Whitewater Glacier

Page Type Page Type: Route
Location Lat/Lon: 44.67440°N / 121.7978°W
Additional Information Route Type: Glacier & steep snow traverse, Class 3-4 rock
Additional Information Time Required: A few days
Additional Information Difficulty: Grade II, Class 4 Rock
Sign the Climber's Log


From I5 take highway 22 East towards Detroit for about 50 miles. This exit is right by Salem, OR. 11 miles after Detroit turn left into Whitewater Road (USFR 2243). The sign for the road could be missing so keep an eye for the turn. Take this road to its end about 7.5 miles. Park at the Whitewater trailhead (4100'). The Whitewater trail number is 3429 and follow it for 1.7 miles to the junction with trail 3373. Here turn right and follow this trail as it climbs and finally traverses beneath the slopes of Sentinel Hills with excellent views of the north side of Mt Jefferson. The trail then drops and crosses the Whitewater creek and reaches PCNST after 2.5 miles. Follow PCNST for about 1.5 miles to Jefferson Park a mostly flat area with many lakes and meadows. Near Scout lake turn towards the mountain. It is best to camp here (6000') on a sandy flat area and nearby a creek. Higher up on the mountain finding running water could be difficult.

Route Description

This route is nicer than the south side routes as the climber gets a panoramic view of all sides of the mountain. The drawback is that the route spirals around the mountain and therefore quite long, so expect a long summit day (12-14 hours). From Jefferson Park climb up the snow fields and morains below the Jefferson Park Glacier, then turn left and climb over the North Ridge to reach the Whitewater Glacier (8000'). Traverse the Whitewater Glacier south beneath the East Face of Mt Jefferson. The glacier is fairly level and straightforward. Stay high on the glacier to avoid the lower crevasses. But also be careful not to get too high because there is constant rock fall from higher up of the east side of the mountain. The easy looking glacier can be deceptive, be aware of the large crevasses which have small openings but if you look inside they go down a long ways.

The glacier drops about 100 feet after two thirds of the way and you will see a large crevasse opening up in front of you. This one can be contoured below and around it. Continue traversing southwest until you hit the Southeast Ridge. Jump onto the ridge at about 9000' . The ridge consists of lots of loose rock and scree. It is very easy to start boulder slides so choose the most solid ground, if you can. Follow the ridge until you get to the Red Saddle (10300') beneath the South Horn of the Summit Pinnacle.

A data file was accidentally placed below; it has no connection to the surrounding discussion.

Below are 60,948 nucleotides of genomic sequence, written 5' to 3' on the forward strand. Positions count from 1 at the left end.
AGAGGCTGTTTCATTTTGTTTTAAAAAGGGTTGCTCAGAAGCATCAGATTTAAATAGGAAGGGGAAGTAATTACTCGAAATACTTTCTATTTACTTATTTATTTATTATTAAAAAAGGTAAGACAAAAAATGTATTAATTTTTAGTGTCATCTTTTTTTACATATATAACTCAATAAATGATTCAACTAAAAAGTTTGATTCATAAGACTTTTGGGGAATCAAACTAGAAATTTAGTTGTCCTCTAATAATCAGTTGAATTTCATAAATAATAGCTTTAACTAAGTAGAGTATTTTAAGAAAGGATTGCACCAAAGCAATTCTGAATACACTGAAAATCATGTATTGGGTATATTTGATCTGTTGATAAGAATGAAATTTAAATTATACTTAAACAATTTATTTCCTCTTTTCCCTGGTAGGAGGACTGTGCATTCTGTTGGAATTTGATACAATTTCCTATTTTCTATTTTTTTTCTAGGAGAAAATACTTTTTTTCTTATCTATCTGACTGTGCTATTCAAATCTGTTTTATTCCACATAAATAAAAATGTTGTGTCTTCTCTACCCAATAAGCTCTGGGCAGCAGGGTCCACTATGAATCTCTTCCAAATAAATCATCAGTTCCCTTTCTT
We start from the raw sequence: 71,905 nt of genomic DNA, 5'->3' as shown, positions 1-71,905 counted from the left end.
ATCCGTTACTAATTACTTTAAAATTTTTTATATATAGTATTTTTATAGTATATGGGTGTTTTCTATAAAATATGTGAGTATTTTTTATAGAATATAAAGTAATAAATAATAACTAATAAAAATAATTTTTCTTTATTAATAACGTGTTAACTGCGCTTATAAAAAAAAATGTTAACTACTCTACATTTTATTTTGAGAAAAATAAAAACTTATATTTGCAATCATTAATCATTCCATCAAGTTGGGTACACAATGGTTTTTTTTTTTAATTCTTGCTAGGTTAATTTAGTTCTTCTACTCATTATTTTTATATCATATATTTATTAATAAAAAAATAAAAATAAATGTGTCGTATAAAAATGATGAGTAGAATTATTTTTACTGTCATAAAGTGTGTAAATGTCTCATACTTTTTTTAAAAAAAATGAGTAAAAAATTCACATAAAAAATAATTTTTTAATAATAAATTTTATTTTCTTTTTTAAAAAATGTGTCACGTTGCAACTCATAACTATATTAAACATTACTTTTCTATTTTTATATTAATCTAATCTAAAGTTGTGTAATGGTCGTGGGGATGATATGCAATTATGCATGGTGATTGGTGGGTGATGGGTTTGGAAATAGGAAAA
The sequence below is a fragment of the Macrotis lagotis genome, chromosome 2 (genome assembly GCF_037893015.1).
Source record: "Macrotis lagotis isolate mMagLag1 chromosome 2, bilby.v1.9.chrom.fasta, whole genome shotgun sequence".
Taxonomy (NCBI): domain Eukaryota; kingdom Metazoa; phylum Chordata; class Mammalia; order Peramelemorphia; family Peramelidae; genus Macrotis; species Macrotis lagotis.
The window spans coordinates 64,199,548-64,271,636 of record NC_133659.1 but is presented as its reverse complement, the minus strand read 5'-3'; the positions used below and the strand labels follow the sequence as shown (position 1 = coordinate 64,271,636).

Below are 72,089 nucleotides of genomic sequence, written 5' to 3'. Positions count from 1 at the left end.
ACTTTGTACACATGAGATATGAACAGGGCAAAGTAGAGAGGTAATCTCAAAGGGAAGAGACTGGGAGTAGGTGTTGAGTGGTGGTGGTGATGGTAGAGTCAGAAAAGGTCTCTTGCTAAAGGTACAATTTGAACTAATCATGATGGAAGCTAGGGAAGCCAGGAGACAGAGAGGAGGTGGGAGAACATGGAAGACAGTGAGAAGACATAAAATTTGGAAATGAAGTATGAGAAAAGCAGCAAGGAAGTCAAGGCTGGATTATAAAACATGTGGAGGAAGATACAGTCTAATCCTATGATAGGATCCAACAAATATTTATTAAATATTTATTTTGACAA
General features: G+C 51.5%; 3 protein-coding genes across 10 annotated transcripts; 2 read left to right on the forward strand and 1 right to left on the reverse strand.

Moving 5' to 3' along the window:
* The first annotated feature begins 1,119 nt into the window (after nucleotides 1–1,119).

The crux of the climb is here at the Red Saddle. Cross the steep snow and ice below the West Face of the Summit Pinnacle until you reach the north end of the pinnacle. The runout of the traverse is not good! and there is quite some exposure as you stand on 50+ degree snow. A fall here would have dire consequences as self/team arrest is probably very difficult if not impossible. If you look up you will see lots of loose rock and ice and it can be unnerving to think that all that junk can come down at any moment. Best to move here as quickly as possible. The traverse should be protected with pickets and/or ice screws if the snow allows it. Another complication on the traverse is that there are runnels formed by falling debris or rain and they have to be negotiated. The runnels can be as high as 7' so climbing in an out of these runnels requires special care as their walls are near vertical. Later in the season there would be moats between the snow and the pinnacle which would provide for better protection and footing.

Once accross the snow traverse continue a short distance around to the north side of the Summit Pinnacle and follow a class 3 or 4 rock route to the summit.

Return to Jefferson Park by descending the way you came up. If the conditions prevent you to do the traverse back, you can drop from the north end of the Summit Pinnacle west northwest into the Russel Glacier and traverse back to the morains of Jefferson Park Glacier and down to camp. I also heard that there is a possiblity to rappel/climb down the East Face Direct route to the Whitewater Glacier but there is a lot of loose dangerous looking rock to get down.

Essential Gear

Ice axe, crampons, helmet, harness and other glacier travel gear, rope(s), prussiks, pulley, biners etc. Bring at least 4 pickets and several ice screws for the traverse. Few passive rock pro could be helpful as well.

Miscellaneous Info

If you have information about this route that doesn't pertain to any of the other sections, please add it here.



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